Domestic Violence in South Carolina
According to the South Carolina's Attorney General Office, there are more than 36,000 victims every year who report a domestic violence incident to law enforcement agencies around the state. Over the past 13 years, an average of 33 women have been killed each year by their intimate partner. This has become an all out crisis for the State of South Carolina. As can be noted from the graphs below, 43% of the victims are White, 31% are African Americans, 4% are Latino/Hispanic, with the other groups representing less than one percent. Even though the other groups represent less than one percent, the pain, hurt, and suffering of an individual remains the same.
In South Carolina, the crime known as domestic violence involves someone causing harm or injury to a household member, or threatening or attempting to cause harm or injury to a household member while being apparently able to carry out the threat or attempted harm. The state also makes it a crime to violate a domestic violence protection order or to trespass on the grounds of a domestic violence shelter. For the sake of this law, household members include spouses, former spouses, people who have children together, and people of the opposite sex who live together or have lived together. Here are some signs to be mindful of in regards to domestic violence:
Hitting, slapping, shoving, grabbing, pinching, biting, hair-pulling, biting, etc. Physical abuse also includes denying a partner medical care or forcing alcohol and/or drug use.
Coercing or attempting to coerce any sexual contact or behavior without consent. Sexual abuse includes, but is certainly not limited to marital rape, attacks on sexual parts of the body, forcing sex after physical violence has occurred, or treating one in a sexually demeaning manner.
Undermining an individual’s sense of self-worth and/or self-esteem. This may include, but is not limited to constant criticism, diminishing one’s abilities, name- calling, or damaging one’s relationship with his or her children.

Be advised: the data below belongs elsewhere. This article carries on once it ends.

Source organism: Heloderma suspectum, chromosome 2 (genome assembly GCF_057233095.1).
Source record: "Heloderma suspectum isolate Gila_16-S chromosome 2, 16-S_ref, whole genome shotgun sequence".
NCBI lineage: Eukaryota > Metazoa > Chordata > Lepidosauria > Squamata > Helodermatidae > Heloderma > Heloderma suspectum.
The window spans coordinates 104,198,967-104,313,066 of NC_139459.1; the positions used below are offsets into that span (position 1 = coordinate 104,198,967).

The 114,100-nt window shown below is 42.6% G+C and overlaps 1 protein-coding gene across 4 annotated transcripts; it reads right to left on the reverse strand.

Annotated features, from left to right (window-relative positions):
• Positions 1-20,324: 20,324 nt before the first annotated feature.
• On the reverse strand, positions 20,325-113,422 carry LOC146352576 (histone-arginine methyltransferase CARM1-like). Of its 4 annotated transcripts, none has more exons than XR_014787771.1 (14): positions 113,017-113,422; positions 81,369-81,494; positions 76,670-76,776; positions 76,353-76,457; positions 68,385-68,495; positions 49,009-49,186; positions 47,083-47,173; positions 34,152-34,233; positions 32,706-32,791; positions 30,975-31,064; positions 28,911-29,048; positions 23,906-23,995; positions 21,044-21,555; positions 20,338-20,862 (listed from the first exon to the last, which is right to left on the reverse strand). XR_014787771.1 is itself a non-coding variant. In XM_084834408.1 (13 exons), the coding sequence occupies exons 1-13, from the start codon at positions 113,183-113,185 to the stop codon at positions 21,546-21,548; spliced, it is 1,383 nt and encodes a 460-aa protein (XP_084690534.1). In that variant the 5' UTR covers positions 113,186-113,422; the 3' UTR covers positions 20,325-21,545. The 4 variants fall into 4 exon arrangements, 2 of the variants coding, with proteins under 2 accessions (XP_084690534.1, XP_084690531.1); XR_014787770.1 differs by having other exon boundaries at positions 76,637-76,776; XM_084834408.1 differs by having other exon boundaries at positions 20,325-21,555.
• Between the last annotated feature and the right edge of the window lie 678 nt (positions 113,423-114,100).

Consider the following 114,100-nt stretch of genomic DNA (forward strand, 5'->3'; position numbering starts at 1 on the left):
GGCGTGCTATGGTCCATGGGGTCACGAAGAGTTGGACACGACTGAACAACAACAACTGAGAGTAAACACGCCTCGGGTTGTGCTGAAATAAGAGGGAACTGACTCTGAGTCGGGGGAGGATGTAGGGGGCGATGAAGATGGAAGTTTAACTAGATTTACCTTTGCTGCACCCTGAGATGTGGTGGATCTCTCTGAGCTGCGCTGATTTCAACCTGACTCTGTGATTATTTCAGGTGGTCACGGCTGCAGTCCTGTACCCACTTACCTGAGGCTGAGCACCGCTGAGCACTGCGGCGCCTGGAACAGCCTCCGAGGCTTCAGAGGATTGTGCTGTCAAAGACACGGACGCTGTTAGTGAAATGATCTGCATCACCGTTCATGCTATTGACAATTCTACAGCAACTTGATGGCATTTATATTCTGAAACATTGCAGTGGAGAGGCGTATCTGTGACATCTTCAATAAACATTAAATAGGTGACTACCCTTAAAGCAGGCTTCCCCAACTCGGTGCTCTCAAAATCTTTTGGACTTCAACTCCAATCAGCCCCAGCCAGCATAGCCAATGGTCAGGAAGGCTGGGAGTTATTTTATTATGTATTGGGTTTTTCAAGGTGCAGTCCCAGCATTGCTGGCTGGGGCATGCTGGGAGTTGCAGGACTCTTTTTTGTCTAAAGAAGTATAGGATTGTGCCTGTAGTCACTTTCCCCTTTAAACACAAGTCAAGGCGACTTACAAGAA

Making or attempting to make an individual financially dependent by maintaining total control over financial resources, withholding one’s access to money, or forbidding one’s attendance at school or employment.
Causing fear by intimidation; threatening physical harm to self, partner, children, or partner’s family or friends; destruction of pets and property; and forcing isolation from family, friends, or school and/or work.
Dating Violence in South Carolina
Dating violence can have lasting effects on the lives of everyone involved or exposed to it. There is a lot of work underway in South Carolina to put an end to dating violence. Many suffer in silence after having experienced a situation while dating that erupted into someone being hurt. Dating violence is the performance or threat of an act of violence by at least one member of an unmarried couple on the other member within the context of dating. This may include any form of sexual assault, physical violence, and verbal or emotional abuse.
This type of violence can happen to anyone, with one out of every three high school and college students having experienced sexual, physical, verbal, or emotional violence in dating relationships. Although dating violence is common, it is against the law. Nobody deserves to be abused in any manner while on a date, albeit being hit, slapped, controlled, cursed, or groped.